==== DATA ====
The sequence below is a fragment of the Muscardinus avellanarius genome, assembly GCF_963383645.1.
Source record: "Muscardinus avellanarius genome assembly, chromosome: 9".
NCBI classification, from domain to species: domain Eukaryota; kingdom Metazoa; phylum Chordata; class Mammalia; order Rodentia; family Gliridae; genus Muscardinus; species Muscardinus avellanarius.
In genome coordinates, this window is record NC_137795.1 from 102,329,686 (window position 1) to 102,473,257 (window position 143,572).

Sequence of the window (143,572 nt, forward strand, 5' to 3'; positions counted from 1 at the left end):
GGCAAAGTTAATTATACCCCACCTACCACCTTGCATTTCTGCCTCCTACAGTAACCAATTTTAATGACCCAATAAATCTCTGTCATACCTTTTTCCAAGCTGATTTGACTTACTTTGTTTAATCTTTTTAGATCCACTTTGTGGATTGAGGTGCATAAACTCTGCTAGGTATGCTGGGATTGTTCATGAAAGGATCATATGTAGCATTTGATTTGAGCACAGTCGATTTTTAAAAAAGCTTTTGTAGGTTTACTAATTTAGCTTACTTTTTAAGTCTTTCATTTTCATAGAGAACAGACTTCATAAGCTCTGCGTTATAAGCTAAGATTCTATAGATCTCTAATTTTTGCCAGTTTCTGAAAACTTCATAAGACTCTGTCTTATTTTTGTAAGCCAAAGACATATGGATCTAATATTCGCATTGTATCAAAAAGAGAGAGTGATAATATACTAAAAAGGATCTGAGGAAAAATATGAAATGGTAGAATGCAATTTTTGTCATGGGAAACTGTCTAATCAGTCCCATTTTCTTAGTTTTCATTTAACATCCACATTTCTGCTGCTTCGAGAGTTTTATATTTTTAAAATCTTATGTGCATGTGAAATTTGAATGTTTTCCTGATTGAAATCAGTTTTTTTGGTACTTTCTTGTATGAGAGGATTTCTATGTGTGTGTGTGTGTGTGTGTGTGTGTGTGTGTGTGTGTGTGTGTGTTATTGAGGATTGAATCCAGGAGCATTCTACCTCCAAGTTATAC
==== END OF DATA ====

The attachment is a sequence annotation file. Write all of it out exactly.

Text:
The sequence below is a fragment of the Muscardinus avellanarius genome, assembly GCF_963383645.1.
Source record: "Muscardinus avellanarius genome assembly, chromosome: 9".
NCBI classification, from domain to species: domain Eukaryota; kingdom Metazoa; phylum Chordata; class Mammalia; order Rodentia; family Gliridae; genus Muscardinus; species Muscardinus avellanarius.
In genome coordinates, this window is record NC_137795.1 from 102,329,686 (window position 1) to 102,473,257 (window position 143,572).

Sequence of the window (143,572 nt, forward strand, 5' to 3'; positions counted from 1 at the left end):
GGCAAAGTTAATTATACCCCACCTACCACCTTGCATTTCTGCCTCCTACAGTAACCAATTTTAATGACCCAATAAATCTCTGTCATACCTTTTTCCAAGCTGATTTGACTTACTTTGTTTAATCTTTTTAGATCCACTTTGTGGATTGAGGTGCATAAACTCTGCTAGGTATGCTGGGATTGTTCATGAAAGGATCATATGTAGCATTTGATTTGAGCACAGTCGATTTTTAAAAAAGCTTTTGTAGGTTTACTAATTTAGCTTACTTTTTAAGTCTTTCATTTTCATAGAGAACAGACTTCATAAGCTCTGCGTTATAAGCTAAGATTCTATAGATCTCTAATTTTTGCCAGTTTCTGAAAACTTCATAAGACTCTGTCTTATTTTTGTAAGCCAAAGACATATGGATCTAATATTCGCATTGTATCAAAAAGAGAGAGTGATAATATACTAAAAAGGATCTGAGGAAAAATATGAAATGGTAGAATGCAATTTTTGTCATGGGAAACTGTCTAATCAGTCCCATTTTCTTAGTTTTCATTTAACATCCACATTTCTGCTGCTTCGAGAGTTTTATATTTTTAAAATCTTATGTGCATGTGAAATTTGAATGTTTTCCTGATTGAAATCAGTTTTTTTGGTACTTTCTTGTATGAGAGGATTTCTATGTGTGTGTGTGTGTGTGTGTGTGTGTGTGTGTGTGTGTGTGTGTGTTATTGAGGATTGAATCCAGGAGCATTCTACCTCCAAGTTATAC